Judge Yvonne Gonzalez Rogers issued a permanent injunction in the Epic v. Apple case on Friday morning, putting new restrictions on Apple’s App Store rules and bringing months of bitter legal jousting to a conclusion.
Under the new order, Apple is:
permanently restrained and enjoined from prohibiting developers from including in their apps and their metadata buttons, external links, or other calls to action that direct customers to purchasing mechanisms, in addition to In-App Purchasing and communicating with customers through points of contact obtained voluntarily from customers through account registration within the app.
In short, iOS apps must be allowed to direct users to payment options beyond those offered by Apple. The injunction is scheduled to take effect in 90 days — on December 9th — unless it is enjoined by a higher court.
“the court cannot ultimately conclude that Apple is a monopolist under either federal or state antitrust laws”
In a separate judgment, the court affirmed that Epic Games was in breach of its contract with Apple when it implemented the alternative payment system in the Fortnite app. As a result, Epic must pay Apple 30 percent of all revenue collected through the system since it was implemented — a sum of more than $3.5 million.
In the full ruling, Judge Gonzalez Rogers explained her thinking on the issue in greater detail. Notably, the judge rejected both parties’ definition of the marketplace at issue in the case. “The relevant market here is digital mobile gaming transactions, not gaming generally and not Apple’s own internal operating systems related to the App Store,” Gonzalez Rogers wrote.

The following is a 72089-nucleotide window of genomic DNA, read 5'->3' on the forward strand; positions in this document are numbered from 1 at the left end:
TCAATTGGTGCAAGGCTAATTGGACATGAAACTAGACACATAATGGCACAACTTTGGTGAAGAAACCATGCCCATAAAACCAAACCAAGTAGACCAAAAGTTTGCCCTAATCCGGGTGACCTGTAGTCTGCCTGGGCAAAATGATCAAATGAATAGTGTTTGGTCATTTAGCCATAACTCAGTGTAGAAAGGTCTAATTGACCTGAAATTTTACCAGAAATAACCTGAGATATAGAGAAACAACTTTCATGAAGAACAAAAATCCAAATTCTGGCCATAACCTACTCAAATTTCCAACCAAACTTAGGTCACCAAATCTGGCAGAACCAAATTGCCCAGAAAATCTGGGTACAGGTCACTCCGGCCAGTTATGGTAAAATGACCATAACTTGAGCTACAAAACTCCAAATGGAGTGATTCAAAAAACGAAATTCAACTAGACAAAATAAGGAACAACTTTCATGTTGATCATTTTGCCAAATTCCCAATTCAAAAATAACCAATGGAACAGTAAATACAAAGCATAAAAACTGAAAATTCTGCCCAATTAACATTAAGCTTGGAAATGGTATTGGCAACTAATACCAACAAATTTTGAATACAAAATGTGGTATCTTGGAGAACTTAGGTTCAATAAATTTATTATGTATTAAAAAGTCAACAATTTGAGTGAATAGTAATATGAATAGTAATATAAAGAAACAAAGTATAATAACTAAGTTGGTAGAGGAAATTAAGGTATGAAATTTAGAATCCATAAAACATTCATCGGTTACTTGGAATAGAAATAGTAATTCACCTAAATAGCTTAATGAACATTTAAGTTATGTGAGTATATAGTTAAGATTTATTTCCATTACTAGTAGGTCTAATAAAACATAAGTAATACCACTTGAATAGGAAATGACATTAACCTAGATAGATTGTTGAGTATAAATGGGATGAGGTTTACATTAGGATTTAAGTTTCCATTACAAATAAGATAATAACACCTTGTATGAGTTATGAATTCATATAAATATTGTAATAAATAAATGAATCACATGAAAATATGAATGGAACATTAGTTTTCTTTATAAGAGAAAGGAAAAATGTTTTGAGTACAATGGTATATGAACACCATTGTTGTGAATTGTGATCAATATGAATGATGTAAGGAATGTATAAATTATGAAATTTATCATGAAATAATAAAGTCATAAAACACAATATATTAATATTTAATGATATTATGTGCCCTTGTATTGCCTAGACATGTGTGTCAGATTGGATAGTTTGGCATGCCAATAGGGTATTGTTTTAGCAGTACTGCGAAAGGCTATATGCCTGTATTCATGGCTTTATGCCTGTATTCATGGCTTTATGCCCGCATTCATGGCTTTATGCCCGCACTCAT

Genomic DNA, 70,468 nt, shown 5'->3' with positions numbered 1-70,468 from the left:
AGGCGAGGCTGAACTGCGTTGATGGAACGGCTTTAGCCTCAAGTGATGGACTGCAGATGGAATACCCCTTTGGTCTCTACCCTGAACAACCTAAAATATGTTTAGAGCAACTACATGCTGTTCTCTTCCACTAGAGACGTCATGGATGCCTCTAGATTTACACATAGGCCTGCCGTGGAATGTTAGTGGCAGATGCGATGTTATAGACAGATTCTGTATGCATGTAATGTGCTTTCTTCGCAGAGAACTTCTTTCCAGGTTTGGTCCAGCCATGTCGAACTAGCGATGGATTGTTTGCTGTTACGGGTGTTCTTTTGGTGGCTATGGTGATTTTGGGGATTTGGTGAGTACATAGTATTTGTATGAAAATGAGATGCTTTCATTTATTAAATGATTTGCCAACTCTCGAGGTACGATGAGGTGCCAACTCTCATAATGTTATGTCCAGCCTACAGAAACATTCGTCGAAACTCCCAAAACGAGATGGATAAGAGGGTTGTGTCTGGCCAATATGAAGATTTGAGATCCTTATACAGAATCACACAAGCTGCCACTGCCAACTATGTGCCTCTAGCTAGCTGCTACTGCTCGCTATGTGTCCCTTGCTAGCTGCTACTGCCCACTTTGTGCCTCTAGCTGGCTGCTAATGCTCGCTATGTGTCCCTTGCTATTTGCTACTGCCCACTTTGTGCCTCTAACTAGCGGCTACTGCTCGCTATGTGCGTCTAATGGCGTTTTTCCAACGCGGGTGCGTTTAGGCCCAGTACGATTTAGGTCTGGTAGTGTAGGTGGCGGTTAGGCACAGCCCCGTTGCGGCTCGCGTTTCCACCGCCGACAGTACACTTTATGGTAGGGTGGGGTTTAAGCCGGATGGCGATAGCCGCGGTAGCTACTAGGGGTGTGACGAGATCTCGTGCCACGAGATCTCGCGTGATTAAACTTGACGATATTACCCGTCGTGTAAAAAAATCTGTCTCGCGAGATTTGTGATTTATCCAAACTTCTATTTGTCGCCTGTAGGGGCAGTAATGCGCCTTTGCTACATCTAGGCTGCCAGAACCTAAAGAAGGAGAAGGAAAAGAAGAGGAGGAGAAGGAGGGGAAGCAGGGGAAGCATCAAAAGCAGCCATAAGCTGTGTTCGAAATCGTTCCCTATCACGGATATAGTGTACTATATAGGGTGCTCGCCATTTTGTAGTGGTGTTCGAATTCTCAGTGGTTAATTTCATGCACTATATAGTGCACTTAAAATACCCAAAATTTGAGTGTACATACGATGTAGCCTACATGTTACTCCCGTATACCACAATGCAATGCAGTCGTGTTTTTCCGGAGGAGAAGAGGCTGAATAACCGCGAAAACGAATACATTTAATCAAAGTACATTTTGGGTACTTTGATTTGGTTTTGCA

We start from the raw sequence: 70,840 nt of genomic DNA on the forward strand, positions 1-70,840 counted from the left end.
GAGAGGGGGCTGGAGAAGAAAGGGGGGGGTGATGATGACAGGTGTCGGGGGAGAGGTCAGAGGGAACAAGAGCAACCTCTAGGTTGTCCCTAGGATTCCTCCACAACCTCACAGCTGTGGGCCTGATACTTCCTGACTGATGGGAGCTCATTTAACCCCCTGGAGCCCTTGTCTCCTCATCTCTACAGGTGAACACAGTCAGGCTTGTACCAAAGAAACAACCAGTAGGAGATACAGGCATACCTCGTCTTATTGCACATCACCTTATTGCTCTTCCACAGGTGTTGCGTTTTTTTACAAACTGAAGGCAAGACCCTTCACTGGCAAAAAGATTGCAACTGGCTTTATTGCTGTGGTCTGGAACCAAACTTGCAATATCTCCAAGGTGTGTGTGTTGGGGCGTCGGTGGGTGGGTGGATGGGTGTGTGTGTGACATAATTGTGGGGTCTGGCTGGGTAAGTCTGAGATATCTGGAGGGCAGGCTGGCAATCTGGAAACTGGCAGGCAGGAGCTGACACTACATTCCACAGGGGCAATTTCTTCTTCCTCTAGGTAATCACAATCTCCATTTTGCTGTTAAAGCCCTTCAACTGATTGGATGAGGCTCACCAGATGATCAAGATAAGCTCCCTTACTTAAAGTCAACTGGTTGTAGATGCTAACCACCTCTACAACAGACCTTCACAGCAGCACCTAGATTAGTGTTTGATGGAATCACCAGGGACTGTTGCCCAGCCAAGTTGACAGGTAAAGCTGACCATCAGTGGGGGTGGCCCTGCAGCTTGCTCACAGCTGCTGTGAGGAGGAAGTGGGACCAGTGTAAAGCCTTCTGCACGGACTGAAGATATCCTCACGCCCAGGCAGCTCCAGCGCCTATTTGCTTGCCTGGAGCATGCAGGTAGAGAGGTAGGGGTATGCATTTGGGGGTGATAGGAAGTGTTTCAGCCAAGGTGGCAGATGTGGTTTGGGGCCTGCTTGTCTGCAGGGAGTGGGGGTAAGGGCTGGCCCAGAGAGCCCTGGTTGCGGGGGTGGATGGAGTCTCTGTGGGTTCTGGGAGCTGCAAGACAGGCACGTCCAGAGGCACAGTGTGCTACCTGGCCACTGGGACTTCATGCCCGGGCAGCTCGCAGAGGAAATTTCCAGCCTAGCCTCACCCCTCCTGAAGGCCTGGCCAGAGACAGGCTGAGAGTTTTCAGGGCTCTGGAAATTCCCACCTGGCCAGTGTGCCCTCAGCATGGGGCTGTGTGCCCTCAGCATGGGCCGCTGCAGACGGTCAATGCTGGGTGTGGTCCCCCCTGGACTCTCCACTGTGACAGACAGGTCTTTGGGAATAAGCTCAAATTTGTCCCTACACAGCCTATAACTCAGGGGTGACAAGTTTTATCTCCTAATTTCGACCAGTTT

Under that market definition, “the court cannot ultimately conclude that Apple is a monopolist under either federal or state antitrust laws,” she continued. “Nonetheless, the trial did show that Apple is engaging in anti-competitive conduct under California’s competition laws.”
Reached for comment, Apple cast the ruling as a victory for the App Store model. “Today the Court has affirmed what we’ve known all along: the App Store is not in violation of antitrust law,” a representative said. “Apple faces rigorous competition in every segment in which we do business, and we believe customers and developers choose us because our products and services are the best in the world. We remain committed to ensuring the App Store is a safe and trusted marketplace.”
On Twitter, Epic CEO Tim Sweeney expressed disappointment in the order. “Today’s ruling isn’t a win for developers or for consumers,” Sweeney said. “Epic is fighting for fair competition among in-app payment methods and app stores for a billion consumers.” Separately, an Epic Games spokesperson told NPR that the company plans to appeal.
The new restrictions include echoes of some provisional anti-steering restrictions already placed on Apple outside of the US. On September 1st, Apple agreed to allow outside signup links for “reader” apps like Netflix and Spotify, following a regulatory investigation in Japan. More recently, a South Korean law opened the door to alternate payment systems, although the practical impacts of the law are still unclear.
Apple and Epic Games have been at odds for years over the transaction fee system in the iOS App Store, which Apple sees as a necessary operating cost but Epic sees as a monopolistic tax. The fight came to a head in August 2020 when Epic installed an alternative payment system in Fortnite to circumvent the App Store’s transaction fees. Apple responded by removing Fortnite from the App Store, which sparked an immediate legal complaint from Epic.
The subsequent trial was a brutal tug-of-war over the App Store model and Apple’s efforts to maintain control over software on iOS. Among other things, we learned about Apple’s strange accounting methods and charm offensive to keep major players like Netflix using in-app purchases.
The ruling is likely to have significant impacts outside of Apple. Google is already facing a similar lawsuit from Epic Games over its own efforts to maintain the Google Play Store as the central source of software on Android, drawing on elaborate deals with phone manufacturers.